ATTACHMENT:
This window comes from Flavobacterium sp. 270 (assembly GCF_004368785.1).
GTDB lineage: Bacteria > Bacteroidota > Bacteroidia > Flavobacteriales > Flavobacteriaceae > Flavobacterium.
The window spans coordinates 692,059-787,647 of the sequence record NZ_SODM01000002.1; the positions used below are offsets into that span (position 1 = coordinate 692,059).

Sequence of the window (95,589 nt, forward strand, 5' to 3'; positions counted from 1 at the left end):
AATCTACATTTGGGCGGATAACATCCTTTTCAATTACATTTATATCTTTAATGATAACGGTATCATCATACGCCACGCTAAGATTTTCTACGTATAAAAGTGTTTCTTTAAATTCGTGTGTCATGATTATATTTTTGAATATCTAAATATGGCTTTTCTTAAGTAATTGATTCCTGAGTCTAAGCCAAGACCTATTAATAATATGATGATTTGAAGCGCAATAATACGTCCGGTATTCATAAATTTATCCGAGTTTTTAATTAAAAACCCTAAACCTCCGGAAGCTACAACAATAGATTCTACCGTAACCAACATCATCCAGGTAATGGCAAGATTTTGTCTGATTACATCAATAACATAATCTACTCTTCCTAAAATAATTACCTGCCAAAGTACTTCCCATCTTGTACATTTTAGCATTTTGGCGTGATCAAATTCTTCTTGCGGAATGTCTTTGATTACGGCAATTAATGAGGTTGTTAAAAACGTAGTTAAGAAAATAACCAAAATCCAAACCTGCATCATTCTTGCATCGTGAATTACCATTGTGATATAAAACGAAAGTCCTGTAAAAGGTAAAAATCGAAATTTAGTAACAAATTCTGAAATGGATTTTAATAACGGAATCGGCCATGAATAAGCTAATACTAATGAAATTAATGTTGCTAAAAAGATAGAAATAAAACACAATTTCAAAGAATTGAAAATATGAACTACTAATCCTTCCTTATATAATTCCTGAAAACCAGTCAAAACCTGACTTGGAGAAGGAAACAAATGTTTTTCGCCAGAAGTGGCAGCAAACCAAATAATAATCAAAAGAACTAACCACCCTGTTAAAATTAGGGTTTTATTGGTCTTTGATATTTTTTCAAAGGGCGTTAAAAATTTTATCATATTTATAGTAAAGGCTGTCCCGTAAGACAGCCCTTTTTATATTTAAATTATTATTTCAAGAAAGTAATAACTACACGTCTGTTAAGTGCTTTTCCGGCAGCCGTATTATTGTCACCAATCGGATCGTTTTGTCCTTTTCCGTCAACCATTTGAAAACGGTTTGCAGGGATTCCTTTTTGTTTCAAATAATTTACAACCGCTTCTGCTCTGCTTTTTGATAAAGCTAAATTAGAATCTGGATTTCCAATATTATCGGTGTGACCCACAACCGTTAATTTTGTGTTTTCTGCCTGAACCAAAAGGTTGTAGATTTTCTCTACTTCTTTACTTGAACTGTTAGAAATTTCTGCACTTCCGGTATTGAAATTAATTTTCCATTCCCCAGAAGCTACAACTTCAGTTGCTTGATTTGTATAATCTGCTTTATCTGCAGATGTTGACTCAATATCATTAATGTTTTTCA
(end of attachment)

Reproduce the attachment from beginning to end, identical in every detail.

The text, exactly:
This window comes from Flavobacterium sp. 270 (assembly GCF_004368785.1).
GTDB lineage: Bacteria > Bacteroidota > Bacteroidia > Flavobacteriales > Flavobacteriaceae > Flavobacterium.
The window spans coordinates 692,059-787,647 of the sequence record NZ_SODM01000002.1; the positions used below are offsets into that span (position 1 = coordinate 692,059).

Sequence of the window (95,589 nt, forward strand, 5' to 3'; positions counted from 1 at the left end):
AATCTACATTTGGGCGGATAACATCCTTTTCAATTACATTTATATCTTTAATGATAACGGTATCATCATACGCCACGCTAAGATTTTCTACGTATAAAAGTGTTTCTTTAAATTCGTGTGTCATGATTATATTTTTGAATATCTAAATATGGCTTTTCTTAAGTAATTGATTCCTGAGTCTAAGCCAAGACCTATTAATAATATGATGATTTGAAGCGCAATAATACGTCCGGTATTCATAAATTTATCCGAGTTTTTAATTAAAAACCCTAAACCTCCGGAAGCTACAACAATAGATTCTACCGTAACCAACATCATCCAGGTAATGGCAAGATTTTGTCTGATTACATCAATAACATAATCTACTCTTCCTAAAATAATTACCTGCCAAAGTACTTCCCATCTTGTACATTTTAGCATTTTGGCGTGATCAAATTCTTCTTGCGGAATGTCTTTGATTACGGCAATTAATGAGGTTGTTAAAAACGTAGTTAAGAAAATAACCAAAATCCAAACCTGCATCATTCTTGCATCGTGAATTACCATTGTGATATAAAACGAAAGTCCTGTAAAAGGTAAAAATCGAAATTTAGTAACAAATTCTGAAATGGATTTTAATAACGGAATCGGCCATGAATAAGCTAATACTAATGAAATTAATGTTGCTAAAAAGATAGAAATAAAACACAATTTCAAAGAATTGAAAATATGAACTACTAATCCTTCCTTATATAATTCCTGAAAACCAGTCAAAACCTGACTTGGAGAAGGAAACAAATGTTTTTCGCCAGAAGTGGCAGCAAACCAAATAATAATCAAAAGAACTAACCACCCTGTTAAAATTAGGGTTTTATTGGTCTTTGATATTTTTTCAAAGGGCGTTAAAAATTTTATCATATTTATAGTAAAGGCTGTCCCGTAAGACAGCCCTTTTTATATTTAAATTATTATTTCAAGAAAGTAATAACTACACGTCTGTTAAGTGCTTTTCCGGCAGCCGTATTATTGTCACCAATCGGATCGTTTTGTCCTTTTCCGTCAACCATTTGAAAACGGTTTGCAGGGATTCCTTTTTGTTTCAAATAATTTACAACCGCTTCTGCTCTGCTTTTTGATAAAGCTAAATTAGAATCTGGATTTCCAATATTATCGGTGTGACCCACAACCGTTAATTTTGTGTTTTCTGCCTGAACCAAAAGGTTGTAGATTTTCTCTACTTCTTTACTTGAACTGTTAGAAATTTCTGCACTTCCGGTATTGAAATTAATTTTCCATTCCCCAGAAGCTACAACTTCAGTTGCTTGATTTGTATAATCTGCTTTATCTGCAGATGTTGACTCAATATCATTAATGTTTTTCA